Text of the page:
Political sketch: The perks of being PM

Referendum guns are out.

 

One of the perks of being Prime Minister is when you address the House of Commons you always have your back to your own side, providing the perfect answer to those who say you can only tell the truth when it stares you in the eye.

Thus in theory only Her Majesty’s Loyal Opposition is really able to see just how shifty you are - unless of course you speak.

And this was the mistake that David Cameron made, not for the first time, as he turned up in the chamber to answer charges of confusion and obfuscation over his position on Europe and referenda.

If there is one thing that those members of the Tory Party, who need written permission from their doctors to be out on the streets, hate even more than the Lib-Dems and John Bercow it is Europe - or at least those bits that don’t involve skiing and the French Riviera.

So extra pills were ordered and taken when they heard this weekend that Dave had at last said he was in favour of a referendum.

His conversion bore no relation of course to the plan by former Defence Secretary Liam Fox, who qualifies in both the doctors' and recidivist camps to trundle out his referendum guns today.

But as befits a Tory Party in chaos ever since Chancellor George produced the budget-from-hell, more chaos was just around the corner.

Even as the faithful were reading the good news in their Sunday papers Foreign Secretary William Hague was being trundled out himself to say Dave had not meant it.

And so the scene was set for the perfect appearance by Dave in front of a less than happy government party and a delighted opposition.

Missing in action yet again was the back end of the coalition horse, deputy Prime Minister Nick Clegg, who has taken to displaying his increasing contempt at being treated increasingly with contempt by not turning up.

Earlier he had made it clear that once again unwarned about Dave’s latest attempt for party popularity, he believed the issue (if not himself) irrelevant at the moment.

And so it was a Nick-less Dave who stood to clear the confusion and announced that this was no time for a referendum.

Just to make it quite clear there might be a time - some other time but not this time - and then he moved on to the bankers.

An hour of excruciation followed as Dave equivocated his way through the minefield of his own members egged on by Labour, delighted at another afternoon of car-crash politics.

Ed Miliband had kicked off the sport by accusing the PM of a long-standing position on renegotiation; long standing because it's not getting anywhere.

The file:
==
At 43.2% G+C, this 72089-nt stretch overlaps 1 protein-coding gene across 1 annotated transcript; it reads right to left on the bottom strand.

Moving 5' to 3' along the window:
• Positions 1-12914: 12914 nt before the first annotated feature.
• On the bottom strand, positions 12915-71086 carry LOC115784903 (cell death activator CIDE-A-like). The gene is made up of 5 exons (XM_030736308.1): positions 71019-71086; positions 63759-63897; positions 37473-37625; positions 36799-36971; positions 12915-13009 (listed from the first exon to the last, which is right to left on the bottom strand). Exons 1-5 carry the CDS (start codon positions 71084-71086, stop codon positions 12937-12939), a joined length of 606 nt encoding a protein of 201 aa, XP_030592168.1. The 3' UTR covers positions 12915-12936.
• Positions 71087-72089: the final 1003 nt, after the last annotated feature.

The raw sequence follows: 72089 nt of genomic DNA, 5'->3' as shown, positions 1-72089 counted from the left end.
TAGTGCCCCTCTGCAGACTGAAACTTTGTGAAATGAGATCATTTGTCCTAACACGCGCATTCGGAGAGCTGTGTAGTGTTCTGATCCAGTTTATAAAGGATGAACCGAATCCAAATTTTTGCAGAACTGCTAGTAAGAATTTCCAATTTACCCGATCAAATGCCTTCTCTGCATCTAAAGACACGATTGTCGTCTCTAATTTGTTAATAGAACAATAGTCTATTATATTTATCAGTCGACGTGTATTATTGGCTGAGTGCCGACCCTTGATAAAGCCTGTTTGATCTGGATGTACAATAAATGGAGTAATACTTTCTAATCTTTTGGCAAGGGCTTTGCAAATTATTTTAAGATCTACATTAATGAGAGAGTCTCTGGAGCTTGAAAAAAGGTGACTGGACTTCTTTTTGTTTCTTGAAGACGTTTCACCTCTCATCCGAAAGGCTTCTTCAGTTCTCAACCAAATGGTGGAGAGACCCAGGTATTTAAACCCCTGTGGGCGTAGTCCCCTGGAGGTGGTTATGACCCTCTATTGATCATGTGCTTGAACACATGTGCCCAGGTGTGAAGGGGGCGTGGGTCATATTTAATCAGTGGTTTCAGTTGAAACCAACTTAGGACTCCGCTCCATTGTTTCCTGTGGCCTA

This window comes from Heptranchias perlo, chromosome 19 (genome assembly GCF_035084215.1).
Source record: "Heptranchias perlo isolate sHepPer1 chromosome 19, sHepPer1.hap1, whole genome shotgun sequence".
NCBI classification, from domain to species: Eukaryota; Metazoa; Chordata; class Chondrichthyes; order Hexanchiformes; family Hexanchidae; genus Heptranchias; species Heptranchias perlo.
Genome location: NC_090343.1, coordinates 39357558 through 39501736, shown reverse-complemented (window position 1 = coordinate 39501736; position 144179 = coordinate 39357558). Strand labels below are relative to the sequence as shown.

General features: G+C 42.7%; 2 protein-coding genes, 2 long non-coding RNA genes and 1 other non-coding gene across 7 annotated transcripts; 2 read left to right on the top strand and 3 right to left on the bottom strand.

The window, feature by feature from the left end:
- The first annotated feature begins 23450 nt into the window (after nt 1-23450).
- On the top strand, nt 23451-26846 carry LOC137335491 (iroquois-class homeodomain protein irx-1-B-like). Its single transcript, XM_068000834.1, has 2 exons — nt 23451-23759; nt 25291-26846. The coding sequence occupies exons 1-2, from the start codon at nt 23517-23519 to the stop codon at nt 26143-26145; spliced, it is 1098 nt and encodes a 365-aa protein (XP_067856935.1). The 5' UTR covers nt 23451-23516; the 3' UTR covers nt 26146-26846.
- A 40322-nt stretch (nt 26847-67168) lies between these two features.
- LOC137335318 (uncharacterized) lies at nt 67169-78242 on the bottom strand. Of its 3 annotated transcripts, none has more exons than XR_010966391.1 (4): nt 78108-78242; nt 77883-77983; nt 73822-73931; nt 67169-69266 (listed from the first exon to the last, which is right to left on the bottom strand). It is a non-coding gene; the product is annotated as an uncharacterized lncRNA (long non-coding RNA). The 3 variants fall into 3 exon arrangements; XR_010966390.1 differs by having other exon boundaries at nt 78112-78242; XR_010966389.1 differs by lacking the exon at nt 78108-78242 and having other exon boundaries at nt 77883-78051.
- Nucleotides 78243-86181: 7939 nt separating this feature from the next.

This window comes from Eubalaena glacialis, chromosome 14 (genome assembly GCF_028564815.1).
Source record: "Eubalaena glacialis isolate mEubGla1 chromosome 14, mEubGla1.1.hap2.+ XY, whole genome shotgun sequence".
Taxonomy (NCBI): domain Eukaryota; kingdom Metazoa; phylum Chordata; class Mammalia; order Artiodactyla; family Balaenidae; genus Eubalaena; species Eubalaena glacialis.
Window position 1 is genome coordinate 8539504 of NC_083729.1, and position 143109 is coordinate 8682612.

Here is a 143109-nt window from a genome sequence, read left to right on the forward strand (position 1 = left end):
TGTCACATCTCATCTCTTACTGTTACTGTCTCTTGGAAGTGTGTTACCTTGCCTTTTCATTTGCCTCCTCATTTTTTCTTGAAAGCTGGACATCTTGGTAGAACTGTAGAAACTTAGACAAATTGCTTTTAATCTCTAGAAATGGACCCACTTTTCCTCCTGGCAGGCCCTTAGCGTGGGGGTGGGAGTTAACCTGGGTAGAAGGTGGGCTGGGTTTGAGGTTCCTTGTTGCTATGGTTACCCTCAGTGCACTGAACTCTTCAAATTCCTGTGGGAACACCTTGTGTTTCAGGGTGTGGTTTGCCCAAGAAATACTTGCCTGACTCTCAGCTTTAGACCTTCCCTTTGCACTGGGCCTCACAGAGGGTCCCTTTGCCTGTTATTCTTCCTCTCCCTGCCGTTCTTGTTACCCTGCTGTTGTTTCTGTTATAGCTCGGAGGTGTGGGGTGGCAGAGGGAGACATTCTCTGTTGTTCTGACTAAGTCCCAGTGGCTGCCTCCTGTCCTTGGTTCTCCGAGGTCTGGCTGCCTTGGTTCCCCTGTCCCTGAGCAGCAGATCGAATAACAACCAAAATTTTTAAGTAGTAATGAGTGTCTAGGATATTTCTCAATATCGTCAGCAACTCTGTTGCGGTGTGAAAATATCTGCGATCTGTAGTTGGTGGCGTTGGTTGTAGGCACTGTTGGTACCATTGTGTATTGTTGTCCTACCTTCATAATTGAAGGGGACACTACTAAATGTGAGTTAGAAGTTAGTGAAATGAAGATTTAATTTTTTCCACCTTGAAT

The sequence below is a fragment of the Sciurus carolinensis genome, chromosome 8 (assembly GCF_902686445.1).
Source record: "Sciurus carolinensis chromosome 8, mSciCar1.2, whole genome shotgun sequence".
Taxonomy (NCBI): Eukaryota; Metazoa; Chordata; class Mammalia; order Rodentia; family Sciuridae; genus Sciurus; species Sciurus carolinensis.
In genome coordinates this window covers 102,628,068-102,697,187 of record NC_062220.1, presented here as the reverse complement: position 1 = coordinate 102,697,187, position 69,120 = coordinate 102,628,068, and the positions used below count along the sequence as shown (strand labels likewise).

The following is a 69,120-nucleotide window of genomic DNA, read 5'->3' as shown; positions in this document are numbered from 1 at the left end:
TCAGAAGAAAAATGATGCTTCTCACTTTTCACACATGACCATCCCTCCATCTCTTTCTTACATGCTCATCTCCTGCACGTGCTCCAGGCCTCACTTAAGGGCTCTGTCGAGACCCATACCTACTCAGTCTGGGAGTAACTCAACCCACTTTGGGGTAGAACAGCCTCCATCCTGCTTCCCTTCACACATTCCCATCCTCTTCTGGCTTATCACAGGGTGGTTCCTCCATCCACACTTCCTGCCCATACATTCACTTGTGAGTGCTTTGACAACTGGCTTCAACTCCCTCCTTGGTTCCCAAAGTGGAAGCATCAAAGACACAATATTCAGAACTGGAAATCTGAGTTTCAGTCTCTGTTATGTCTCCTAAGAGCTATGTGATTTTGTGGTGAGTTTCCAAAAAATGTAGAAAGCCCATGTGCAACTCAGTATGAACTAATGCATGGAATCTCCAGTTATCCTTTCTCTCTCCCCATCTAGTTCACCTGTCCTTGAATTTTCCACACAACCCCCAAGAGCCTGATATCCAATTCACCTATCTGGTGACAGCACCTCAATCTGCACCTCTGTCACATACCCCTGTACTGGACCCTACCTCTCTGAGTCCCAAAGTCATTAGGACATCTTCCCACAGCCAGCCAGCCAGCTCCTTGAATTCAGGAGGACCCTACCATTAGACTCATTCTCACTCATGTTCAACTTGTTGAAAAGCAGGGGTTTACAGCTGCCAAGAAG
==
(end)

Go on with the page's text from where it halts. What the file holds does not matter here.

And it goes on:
Dave sweated on, his head looking increasingly big for his hair, as Tory after Tory asked him the one question he could not answer: when?

He had planned to escape after an hour when George would take his place in the dock over Barclays but that took no account of the master of ceremonies at the event, Speaker Bercow. 

He mercilessly let the session run an extra 25 minutes. And it's PMQs again on Wednesday.

 
Photo: Getty Images

Peter McHugh is the former Director of Programmes at GMTV and Chief Executive Officer of Quiddity Productions

John Moore
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The man who created the fake Tube sign explains why he did it

"We need to consider the fact that fake news isn't always fake news at the source," says John Moore.

"I wrote that at 8 o'clock on the evening and before midday the next day it had been read out in the Houses of Parliament."

John Moore, a 44-year-old doctor from Windsor, is describing the whirlwind process by which his social media response to Wednesday's Westminster attack became national news.

Moore used a Tube-sign generator on the evening after the attack to create a sign on a TfL Service Announcement board that read: "All terrorists are politely reminded that THIS IS LONDON and whatever you do to us we will drink tea and jolly well carry on thank you." Within three hours, it had just fifty shares. By the morning, it had accumulated 200. Yet by the afternoon, over 30,000 people had shared Moore's post, which was then read aloud on BBC Radio 4 and called a "wonderful tribute" by prime minister Theresa May, who at the time believed it was a genuine Underground sign.